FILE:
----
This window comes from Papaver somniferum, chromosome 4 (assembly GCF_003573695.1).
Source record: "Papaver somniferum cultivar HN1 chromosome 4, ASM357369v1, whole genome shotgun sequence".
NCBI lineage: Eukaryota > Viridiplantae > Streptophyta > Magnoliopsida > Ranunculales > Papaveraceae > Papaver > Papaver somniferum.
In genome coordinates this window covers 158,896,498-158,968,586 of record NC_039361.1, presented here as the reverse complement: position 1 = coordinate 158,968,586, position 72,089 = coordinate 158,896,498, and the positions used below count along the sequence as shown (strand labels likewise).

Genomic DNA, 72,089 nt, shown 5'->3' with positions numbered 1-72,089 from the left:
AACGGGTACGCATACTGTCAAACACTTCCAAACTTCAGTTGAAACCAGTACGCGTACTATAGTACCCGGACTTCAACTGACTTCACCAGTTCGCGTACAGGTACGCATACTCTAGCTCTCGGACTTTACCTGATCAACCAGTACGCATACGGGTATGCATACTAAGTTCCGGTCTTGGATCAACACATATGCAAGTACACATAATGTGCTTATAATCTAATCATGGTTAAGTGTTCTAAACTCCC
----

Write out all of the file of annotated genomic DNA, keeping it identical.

This window comes from Papaver somniferum, chromosome 4 (assembly GCF_003573695.1).
Source record: "Papaver somniferum cultivar HN1 chromosome 4, ASM357369v1, whole genome shotgun sequence".
NCBI lineage: Eukaryota > Viridiplantae > Streptophyta > Magnoliopsida > Ranunculales > Papaveraceae > Papaver > Papaver somniferum.
In genome coordinates this window covers 158,896,498-158,968,586 of record NC_039361.1, presented here as the reverse complement: position 1 = coordinate 158,968,586, position 72,089 = coordinate 158,896,498, and the positions used below count along the sequence as shown (strand labels likewise).

Genomic DNA, 72,089 nt, shown 5'->3' with positions numbered 1-72,089 from the left:
AACGGGTACGCATACTGTCAAACACTTCCAAACTTCAGTTGAAACCAGTACGCGTACTATAGTACCCGGACTTCAACTGACTTCACCAGTTCGCGTACAGGTACGCATACTCTAGCTCTCGGACTTTACCTGATCAACCAGTACGCATACGGGTATGCATACTAAGTTCCGGTCTTGGATCAACACATATGCAAGTACACATAATGTGCTTATAATCTAATCATGGTTAAGTGTTCTAAACTCCC